For Java, the issue is that, architectures exist where the hardware doesn't provide these ordering guarantees. Weak memory ordering is a common feature of RISC ISAs like ARM, PowerPC, and MIPS. (But not SPARC-TSO). The reasons behind that design decision are the same ones being argued over in the realworldtech thread I linked: make the hardware simpler, and let software request ordering when needed.

So Java's architect(s) didn't have much of a choice: Implementing a JVM for an architecture with a weaker memory model than the Java standard would require a store-barrier instruction after every single store, and a load-barrier before every load. (Except when the JVM's JIT-compiler can prove that no other thread can have a reference to that variable.) Running barrier instructions all the time is slow.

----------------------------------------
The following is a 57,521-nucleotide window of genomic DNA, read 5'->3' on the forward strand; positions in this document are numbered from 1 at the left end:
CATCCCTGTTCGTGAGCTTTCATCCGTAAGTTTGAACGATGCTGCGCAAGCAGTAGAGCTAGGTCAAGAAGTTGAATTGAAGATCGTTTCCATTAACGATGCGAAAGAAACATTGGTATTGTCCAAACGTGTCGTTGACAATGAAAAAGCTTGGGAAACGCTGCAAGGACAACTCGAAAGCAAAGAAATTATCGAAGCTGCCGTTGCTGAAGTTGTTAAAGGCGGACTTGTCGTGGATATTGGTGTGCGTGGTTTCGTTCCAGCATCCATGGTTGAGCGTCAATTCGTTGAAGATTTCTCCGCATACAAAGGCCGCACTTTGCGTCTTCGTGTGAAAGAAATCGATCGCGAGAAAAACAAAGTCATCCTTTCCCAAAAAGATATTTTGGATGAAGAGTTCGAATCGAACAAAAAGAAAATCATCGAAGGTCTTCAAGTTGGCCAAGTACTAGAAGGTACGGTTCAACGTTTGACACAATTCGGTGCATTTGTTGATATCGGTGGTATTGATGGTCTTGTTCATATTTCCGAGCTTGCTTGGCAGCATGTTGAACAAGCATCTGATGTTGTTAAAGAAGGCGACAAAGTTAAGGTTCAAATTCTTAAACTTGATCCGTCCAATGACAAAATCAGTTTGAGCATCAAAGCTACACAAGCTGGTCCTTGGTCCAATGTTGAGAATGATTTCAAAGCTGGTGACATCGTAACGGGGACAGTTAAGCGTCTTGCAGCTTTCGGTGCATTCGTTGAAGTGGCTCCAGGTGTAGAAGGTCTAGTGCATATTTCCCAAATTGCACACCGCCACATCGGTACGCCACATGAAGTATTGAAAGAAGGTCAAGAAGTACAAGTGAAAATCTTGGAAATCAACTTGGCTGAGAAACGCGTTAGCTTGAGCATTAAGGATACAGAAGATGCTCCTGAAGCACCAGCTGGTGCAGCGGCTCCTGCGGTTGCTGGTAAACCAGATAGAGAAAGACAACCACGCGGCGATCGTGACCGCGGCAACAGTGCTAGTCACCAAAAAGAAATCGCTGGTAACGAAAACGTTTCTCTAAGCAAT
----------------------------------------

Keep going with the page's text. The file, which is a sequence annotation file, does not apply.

A strong memory model for Java would make efficient JVMs on ARM (and other ISAs) impossible. Proving that barriers aren't needed is near-impossible, requiring AI levels of global program-understanding. (This goes WAY beyond what normal optimizers do).

Why it helps compilers

(see also Jeff Preshing's excellent blog post on C++ compile-time reordering. This basically applies to Java when you include JIT-compiling to native code as part of the process.)

Another reason for keeping the Java and C/C++ memory models weak is to allow more optimizations. Since other threads are allowed (by the weak memory model) to observe our stores and loads in any order, aggressive transformations are allowed even when the code involves stores to memory.